The week some old TechWorld news about Sun’s former CEO praising Google’s adoption has resurfaced in the US. The question now is whether the courts will take notice.
Today two interesting snippets of news surfaced and neither were about the Carbon Tax. We Australians have an appetite for smartphones and online job ads for HTML5 are skyrocketing. Are the two in any way related?
It’s been a big week for Nokia. The roots of its smartphone technology evolved into a consumer product and details of its first Windows-based handset have hit the headlines. Where to now for the once-mighty mobile maker?
Finnish blogger and mobile Linux developer Henri Bergius has written a nice summary of what MeeGo is and how it’s not just a Linux-based OS, but an entire ecosystem. It makes me wonder how long it will be before a large handset or tablet maker will start shipping it in big numbers.
In what seems to be a continuous spate of information security breaches this year, Sony has started warning its PlayStation Network subscribers to be aware of possible fraud resulting from a known compromise. And just think last week we were worried about mobile device vendors’ level of privacy intrusion.
I can’t wait for chocolate eggs and rabbits this Easter so is it too much to ask for a little mobile device security and privacy as well? Right now the smartphone security landscape is enough to make you go hopping for cover.
Microsoft has instigated legal proceedings against a number of companies that ship android-based devices, much to the disappointment of many of its customers.
Word is spreading that Telstra is set to announce an exclusive distribution agreement for the HTC HD7 Windows Phone 7 smartphone. It’s another one for Tesltra’s slow-growing high-end smartphone stable.
With more than 90 per cent of desktop and notebook computers running some variant of Microsoft Windows, it’s worth asking ourselves could the same be repeated in the mobile phone market?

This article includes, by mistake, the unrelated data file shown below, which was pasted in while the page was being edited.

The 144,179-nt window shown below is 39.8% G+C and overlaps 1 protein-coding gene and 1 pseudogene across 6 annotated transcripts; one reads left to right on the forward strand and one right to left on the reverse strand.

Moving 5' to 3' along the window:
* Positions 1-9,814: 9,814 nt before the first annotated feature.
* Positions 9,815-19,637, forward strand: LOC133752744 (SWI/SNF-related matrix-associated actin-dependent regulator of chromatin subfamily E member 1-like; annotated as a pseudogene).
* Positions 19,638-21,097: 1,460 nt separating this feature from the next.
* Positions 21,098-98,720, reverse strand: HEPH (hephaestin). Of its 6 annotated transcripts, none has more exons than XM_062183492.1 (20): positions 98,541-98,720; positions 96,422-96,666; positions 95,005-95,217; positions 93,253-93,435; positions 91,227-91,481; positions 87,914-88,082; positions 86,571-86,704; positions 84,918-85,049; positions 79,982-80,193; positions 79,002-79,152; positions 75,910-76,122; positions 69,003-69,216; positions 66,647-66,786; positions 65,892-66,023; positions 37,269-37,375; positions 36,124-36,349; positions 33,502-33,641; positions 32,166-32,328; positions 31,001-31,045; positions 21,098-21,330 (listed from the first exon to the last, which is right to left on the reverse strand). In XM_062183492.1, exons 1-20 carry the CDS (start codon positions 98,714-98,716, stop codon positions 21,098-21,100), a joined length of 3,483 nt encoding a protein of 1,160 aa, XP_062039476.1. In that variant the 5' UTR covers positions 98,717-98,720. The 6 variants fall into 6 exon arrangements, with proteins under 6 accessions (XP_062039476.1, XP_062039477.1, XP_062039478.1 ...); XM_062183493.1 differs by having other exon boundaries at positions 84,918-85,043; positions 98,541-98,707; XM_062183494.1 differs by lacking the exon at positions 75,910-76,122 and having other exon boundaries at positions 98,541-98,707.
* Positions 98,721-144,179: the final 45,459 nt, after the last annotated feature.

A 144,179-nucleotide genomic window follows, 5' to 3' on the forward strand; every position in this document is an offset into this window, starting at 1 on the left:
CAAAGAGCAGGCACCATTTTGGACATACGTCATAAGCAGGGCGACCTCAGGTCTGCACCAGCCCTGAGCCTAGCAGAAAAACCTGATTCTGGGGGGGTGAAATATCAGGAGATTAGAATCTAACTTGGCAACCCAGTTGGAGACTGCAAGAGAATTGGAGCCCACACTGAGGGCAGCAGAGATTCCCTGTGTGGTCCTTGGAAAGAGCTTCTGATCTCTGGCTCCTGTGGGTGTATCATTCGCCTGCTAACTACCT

As the dust settles after the Nokia-Microsoft pact over Windows Phone 7, more news has come to light that Microsoft essentially bought its way into the mobile industry by paying Nokia billions for the privilege of being chosen for its handsets. Unfortunately for Nokia money won’t buy market share.
The following report, is based on a global survey of 706 IT and security professionals conducted in the United States, Canada, Germany, United Kingdom, Australia and New Zealand. The goal of the survey was to capture data on current attitudes and trends with mobile devices and IT security. This is the third survey on this topic and this report evaluates differences in responses to similar questions asked over the past two years.
- CCSenior Systems EngineerNSW
- CC.Net Solution ArchitectNSW
- CCFront End Web Developer (Drupal)NSW
- CCMobile iOS DeveloperNSW
- FTJunior Media Buyer - Sales CoordinatorNSW
- CCMobile Designer / Developer - IOSNSW
- FTBusiness Management - Account Director - Leading Entertainment ClientNSW
- CCMobile Designer / Developer - IOSNSW
- FT.Net Solution ArchitectNSW
- FTSenior SQL DBANSW
- CCDBA (Oracle/SQL)NSW
- CCSenior Release EngineerNSW
- FTApplication Support SpecialistNSW
The way corporations operate around mobile devices is currently shifting—employees are starting to use their own devices for business purposes, rather than company-owned devices. With no direct control of the endpoints, IT departments have generally had to prohibit this or risk insecure access inside the firewall. But as more mobile devices appear on the corporate network, mobile device management has become a key IT initiative.
- FCC will vote next month on plan to share valuable 3.5GHz spectrum
- Intel could strengthen its server product stack with Altera
- Kleiner Perkins cleared of sex discrimination against Ellen Pao
- Facebook reveals the logic behind its forced Messenger split
- French self-driving car goes for a spin around Paris monument
- Google to bring imaging, sensor technology to the operating room
- 5 freshly-funded cloud computing companies worth watching
- Why Meerkat and Periscope are the next big challenge for marketers
- USB Type-C peripherals are on the way, and storage devices are first up
- Microsoft should forget the Surface, stick to the Pro 2-in-1 line
- Slack hacked, compromising users' profile data
- Congress moves quickly on cyberthreat information sharing
- New mobile-malware detection technique uses gestures
- Google Cloud Launcher deploys VM-based apps in a snap
- Apple Watch mini-stores to open in London, Paris, Tokyo luxury retail shops